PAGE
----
The Access4Kids device allows otherwise motor-skill impaired children to use the technology.

For years, handicapped individuals lacking fine-motor skills have had difficulty interacting with computers and other technology. The creation of tablets and other touch-sensitive devices has created yet another hurdle for disabled adults and children alike.

Georgia Tech researchers, led by Ayanna Howard, hope to have bridged the gap of tablet use for the motor-skill impaired with the creation of Access4Kids.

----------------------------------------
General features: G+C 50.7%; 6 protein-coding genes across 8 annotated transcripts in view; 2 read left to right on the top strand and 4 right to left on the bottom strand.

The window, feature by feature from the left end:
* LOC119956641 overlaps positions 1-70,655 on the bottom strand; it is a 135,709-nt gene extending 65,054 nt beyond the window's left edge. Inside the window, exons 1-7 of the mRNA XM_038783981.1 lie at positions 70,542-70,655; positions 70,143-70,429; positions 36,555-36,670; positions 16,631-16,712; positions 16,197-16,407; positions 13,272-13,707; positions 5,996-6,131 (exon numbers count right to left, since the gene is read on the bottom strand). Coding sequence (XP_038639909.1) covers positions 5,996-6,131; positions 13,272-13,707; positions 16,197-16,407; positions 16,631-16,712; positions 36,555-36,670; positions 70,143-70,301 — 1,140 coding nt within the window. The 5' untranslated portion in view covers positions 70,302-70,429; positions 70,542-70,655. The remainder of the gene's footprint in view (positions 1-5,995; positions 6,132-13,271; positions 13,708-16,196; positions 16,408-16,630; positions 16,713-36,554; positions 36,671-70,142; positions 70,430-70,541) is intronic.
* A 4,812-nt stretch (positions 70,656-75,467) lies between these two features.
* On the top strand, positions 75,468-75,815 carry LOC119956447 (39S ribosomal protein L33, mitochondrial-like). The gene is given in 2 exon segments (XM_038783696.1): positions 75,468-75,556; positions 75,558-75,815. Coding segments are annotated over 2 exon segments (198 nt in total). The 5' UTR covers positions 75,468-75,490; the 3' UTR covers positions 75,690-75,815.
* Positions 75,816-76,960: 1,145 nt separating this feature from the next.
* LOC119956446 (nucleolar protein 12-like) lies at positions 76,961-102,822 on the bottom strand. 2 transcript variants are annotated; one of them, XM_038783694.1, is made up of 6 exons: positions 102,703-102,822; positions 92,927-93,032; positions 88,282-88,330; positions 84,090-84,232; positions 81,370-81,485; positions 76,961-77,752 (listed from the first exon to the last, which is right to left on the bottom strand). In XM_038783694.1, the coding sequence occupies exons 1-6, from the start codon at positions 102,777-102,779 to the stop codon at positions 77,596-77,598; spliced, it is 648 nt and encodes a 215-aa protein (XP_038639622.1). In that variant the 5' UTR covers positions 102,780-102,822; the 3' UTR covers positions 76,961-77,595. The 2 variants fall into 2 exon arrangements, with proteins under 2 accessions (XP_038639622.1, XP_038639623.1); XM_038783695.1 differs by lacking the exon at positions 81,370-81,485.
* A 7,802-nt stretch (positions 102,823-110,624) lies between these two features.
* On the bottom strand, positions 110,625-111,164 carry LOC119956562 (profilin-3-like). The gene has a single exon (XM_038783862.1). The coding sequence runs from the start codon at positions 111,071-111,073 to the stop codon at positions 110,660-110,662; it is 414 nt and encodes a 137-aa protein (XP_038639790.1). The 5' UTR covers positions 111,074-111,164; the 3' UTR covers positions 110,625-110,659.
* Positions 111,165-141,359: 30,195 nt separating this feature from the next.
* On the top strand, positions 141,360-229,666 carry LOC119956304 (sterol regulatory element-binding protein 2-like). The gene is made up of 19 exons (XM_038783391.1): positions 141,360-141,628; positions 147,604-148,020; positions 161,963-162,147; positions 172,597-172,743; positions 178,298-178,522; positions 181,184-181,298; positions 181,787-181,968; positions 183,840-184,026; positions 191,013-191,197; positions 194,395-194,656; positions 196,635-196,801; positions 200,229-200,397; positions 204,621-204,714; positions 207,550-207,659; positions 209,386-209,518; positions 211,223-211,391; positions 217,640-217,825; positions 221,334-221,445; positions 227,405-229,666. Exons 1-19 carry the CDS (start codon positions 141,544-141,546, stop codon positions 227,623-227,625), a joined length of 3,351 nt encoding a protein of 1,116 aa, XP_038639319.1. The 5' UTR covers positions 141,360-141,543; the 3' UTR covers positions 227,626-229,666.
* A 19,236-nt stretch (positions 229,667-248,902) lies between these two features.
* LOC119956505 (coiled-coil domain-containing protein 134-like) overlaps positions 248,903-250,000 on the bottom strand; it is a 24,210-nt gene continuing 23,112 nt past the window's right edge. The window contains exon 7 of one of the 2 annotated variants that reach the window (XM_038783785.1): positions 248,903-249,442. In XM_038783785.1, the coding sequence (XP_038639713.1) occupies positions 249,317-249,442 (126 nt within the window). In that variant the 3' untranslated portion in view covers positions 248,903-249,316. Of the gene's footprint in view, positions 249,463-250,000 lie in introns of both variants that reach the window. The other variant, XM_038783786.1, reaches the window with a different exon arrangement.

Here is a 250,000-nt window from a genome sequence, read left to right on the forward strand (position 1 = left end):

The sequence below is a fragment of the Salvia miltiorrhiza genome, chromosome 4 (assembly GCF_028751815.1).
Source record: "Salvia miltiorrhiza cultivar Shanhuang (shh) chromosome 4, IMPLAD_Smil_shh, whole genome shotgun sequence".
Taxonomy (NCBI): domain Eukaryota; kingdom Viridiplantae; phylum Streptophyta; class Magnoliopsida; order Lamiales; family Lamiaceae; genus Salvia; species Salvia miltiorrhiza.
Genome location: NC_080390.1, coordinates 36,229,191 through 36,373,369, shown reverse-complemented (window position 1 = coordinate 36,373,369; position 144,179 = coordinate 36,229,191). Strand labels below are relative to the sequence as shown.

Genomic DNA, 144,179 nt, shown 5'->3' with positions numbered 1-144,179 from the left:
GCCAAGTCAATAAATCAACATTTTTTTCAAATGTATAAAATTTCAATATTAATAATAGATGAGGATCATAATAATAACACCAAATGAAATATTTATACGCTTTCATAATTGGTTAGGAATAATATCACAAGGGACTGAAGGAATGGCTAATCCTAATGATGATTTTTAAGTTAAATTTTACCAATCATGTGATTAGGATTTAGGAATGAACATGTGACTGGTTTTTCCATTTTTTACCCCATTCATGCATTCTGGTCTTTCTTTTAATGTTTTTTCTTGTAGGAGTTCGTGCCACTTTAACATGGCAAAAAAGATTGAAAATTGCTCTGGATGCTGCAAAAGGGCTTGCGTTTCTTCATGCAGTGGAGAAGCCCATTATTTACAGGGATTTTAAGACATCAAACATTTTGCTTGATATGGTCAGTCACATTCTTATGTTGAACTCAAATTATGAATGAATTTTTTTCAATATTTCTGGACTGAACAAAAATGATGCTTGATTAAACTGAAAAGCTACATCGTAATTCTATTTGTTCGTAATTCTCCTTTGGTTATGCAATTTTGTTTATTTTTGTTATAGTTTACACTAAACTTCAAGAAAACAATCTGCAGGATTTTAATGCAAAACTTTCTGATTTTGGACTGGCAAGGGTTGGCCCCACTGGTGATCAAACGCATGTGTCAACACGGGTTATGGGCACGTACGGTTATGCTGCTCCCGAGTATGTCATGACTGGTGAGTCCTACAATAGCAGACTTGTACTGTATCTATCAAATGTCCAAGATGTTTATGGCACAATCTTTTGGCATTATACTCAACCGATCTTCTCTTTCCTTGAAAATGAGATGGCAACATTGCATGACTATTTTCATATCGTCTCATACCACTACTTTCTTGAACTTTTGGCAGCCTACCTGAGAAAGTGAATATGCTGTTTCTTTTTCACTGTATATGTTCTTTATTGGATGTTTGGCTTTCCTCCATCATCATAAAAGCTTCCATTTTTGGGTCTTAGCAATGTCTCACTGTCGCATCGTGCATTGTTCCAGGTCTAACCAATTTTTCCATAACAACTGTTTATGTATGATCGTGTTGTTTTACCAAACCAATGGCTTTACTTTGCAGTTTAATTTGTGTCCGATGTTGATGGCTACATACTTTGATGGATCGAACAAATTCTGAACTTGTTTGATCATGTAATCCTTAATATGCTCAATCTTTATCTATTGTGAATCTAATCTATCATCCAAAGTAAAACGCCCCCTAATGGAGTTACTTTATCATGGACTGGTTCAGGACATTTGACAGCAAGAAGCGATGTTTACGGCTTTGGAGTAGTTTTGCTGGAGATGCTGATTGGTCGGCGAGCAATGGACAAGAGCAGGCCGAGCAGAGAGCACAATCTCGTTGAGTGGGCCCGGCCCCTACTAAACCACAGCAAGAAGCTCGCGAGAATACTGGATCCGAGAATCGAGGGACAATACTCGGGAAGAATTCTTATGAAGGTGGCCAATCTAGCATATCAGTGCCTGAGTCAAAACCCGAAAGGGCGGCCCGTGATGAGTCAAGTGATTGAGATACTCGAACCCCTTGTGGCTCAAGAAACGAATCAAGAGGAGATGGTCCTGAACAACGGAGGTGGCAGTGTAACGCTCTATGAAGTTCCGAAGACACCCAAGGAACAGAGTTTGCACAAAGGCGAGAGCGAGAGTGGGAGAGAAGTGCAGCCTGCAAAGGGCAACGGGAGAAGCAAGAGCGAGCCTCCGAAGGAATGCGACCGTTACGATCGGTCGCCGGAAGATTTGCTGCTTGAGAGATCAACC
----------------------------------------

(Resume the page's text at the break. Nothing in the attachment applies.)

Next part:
Access4Kids is a wireless sleeve that uses a sensor system to translate movements into fine-motor controls. The device, which can be worn on a sleeve or the arm of a chair/wheelchair, uses a set of three force-sensitive patches to detect pressure and movement for conversion into control instructions for the tablet.

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